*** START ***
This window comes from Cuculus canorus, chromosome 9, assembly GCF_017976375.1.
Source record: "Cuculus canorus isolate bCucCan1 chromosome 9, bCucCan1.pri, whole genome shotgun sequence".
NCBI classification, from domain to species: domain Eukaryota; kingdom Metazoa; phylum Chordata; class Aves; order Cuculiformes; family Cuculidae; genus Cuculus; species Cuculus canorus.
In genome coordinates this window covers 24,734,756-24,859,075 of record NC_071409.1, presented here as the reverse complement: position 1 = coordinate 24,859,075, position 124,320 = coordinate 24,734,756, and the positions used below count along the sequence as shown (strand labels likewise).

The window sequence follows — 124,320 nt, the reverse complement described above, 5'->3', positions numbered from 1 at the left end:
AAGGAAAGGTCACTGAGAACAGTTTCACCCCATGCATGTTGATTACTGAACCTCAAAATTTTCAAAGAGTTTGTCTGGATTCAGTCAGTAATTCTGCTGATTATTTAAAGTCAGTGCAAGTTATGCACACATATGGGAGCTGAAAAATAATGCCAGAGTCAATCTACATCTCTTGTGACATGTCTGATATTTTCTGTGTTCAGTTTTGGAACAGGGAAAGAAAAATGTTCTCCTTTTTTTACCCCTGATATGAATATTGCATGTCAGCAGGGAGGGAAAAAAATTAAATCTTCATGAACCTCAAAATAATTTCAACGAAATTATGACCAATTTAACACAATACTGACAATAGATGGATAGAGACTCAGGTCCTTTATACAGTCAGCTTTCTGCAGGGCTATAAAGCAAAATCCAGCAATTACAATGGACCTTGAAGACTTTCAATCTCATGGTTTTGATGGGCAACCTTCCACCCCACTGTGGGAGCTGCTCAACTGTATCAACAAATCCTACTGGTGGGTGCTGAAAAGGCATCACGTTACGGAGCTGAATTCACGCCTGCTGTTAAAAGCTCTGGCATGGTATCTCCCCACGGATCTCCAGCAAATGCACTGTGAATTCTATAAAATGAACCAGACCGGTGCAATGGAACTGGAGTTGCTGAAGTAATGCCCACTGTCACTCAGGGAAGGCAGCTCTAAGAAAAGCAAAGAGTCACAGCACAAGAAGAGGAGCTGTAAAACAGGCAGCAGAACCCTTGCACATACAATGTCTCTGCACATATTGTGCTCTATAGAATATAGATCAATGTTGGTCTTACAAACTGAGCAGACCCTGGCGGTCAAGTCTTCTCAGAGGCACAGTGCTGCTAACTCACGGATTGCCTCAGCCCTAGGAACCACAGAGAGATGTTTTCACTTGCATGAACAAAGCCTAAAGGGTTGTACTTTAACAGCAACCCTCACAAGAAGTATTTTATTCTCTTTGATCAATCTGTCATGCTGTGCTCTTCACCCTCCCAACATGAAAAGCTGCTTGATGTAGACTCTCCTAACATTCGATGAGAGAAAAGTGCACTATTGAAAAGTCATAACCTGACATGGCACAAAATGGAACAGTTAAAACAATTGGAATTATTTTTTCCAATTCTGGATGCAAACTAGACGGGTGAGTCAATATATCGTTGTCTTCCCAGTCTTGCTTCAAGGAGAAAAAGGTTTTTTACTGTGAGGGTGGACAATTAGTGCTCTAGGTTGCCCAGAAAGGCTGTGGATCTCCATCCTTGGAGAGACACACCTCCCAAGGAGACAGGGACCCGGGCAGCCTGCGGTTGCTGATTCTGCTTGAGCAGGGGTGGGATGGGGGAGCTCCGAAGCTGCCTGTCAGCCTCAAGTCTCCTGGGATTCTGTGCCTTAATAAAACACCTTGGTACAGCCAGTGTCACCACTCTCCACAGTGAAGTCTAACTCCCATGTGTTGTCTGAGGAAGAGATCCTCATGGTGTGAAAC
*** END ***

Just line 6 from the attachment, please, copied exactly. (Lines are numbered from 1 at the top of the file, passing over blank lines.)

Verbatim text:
AAGGAAAGGTCACTGAGAACAGTTTCACCCCATGCATGTTGATTACTGAACCTCAAAATTTTCAAAGAGTTTGTCTGGATTCAGTCAGTAATTCTGCTGATTATTTAAAGTCAGTGCAAGTTATGCACACATATGGGAGCTGAAAAATAATGCCAGAGTCAATCTACATCTCTTGTGACATGTCTGATATTTTCTGTGTTCAGTTTTGGAACAGGGAAAGAAAAATGTTCTCCTTTTTTTACCCCTGATATGAATATTGCATGTCAGCAGGGAGGGAAAAAAATTAAATCTTCATGAACCTCAAAATAATTTCAACGAAATTATGACCAATTTAACACAATACTGACAATAGATGGATAGAGACTCAGGTCCTTTATACAGTCAGCTTTCTGCAGGGCTATAAAGCAAAATCCAGCAATTACAATGGACCTTGAAGACTTTCAATCTCATGGTTTTGATGGGCAACCTTCCACCCCACTGTGGGAGCTGCTCAACTGTATCAACAAATCCTACTGGTGGGTGCTGAAAAGGCATCACGTTACGGAGCTGAATTCACGCCTGCTGTTAAAAGCTCTGGCATGGTATCTCCCCACGGATCTCCAGCAAATGCACTGTGAATTCTATAAAATGAACCAGACCGGTGCAATGGAACTGGAGTTGCTGAAGTAATGCCCACTGTCACTCAGGGAAGGCAGCTCTAAGAAAAGCAAAGAGTCACAGCACAAGAAGAGGAGCTGTAAAACAGGCAGCAGAACCCTTGCACATACAATGTCTCTGCACATATTGTGCTCTATAGAATATAGATCAATGTTGGTCTTACAAACTGAGCAGACCCTGGCGGTCAAGTCTTCTCAGAGGCACAGTGCTGCTAACTCACGGATTGCCTCAGCCCTAGGAACCACAGAGAGATGTTTTCACTTGCATGAACAAAGCCTAAAGGGTTGTACTTTAACAGCAACCCTCACAAGAAGTATTTTATTCTCTTTGATCAATCTGTCATGCTGTGCTCTTCACCCTCCCAACATGAAAAGCTGCTTGATGTAGACTCTCCTAACATTCGATGAGAGAAAAGTGCACTATTGAAAAGTCATAACCTGACATGGCACAAAATGGAACAGTTAAAACAATTGGAATTATTTTTTCCAATTCTGGATGCAAACTAGACGGGTGAGTCAATATATCGTTGTCTTCCCAGTCTTGCTTCAAGGAGAAAAAGGTTTTTTACTGTGAGGGTGGACAATTAGTGCTCTAGGTTGCCCAGAAAGGCTGTGGATCTCCATCCTTGGAGAGACACACCTCCCAAGGAGACAGGGACCCGGGCAGCCTGCGGTTGCTGATTCTGCTTGAGCAGGGGTGGGATGGGGGAGCTCCGAAGCTGCCTGTCAGCCTCAAGTCTCCTGGGATTCTGTGCCTTAATAAAACACCTTGGTACAGCCAGTGTCACCACTCTCCACAGTGAAGTCTAACTCCCATGTGTTGTCTGAGGAAGAGATCCTCATGGTGTGAAAC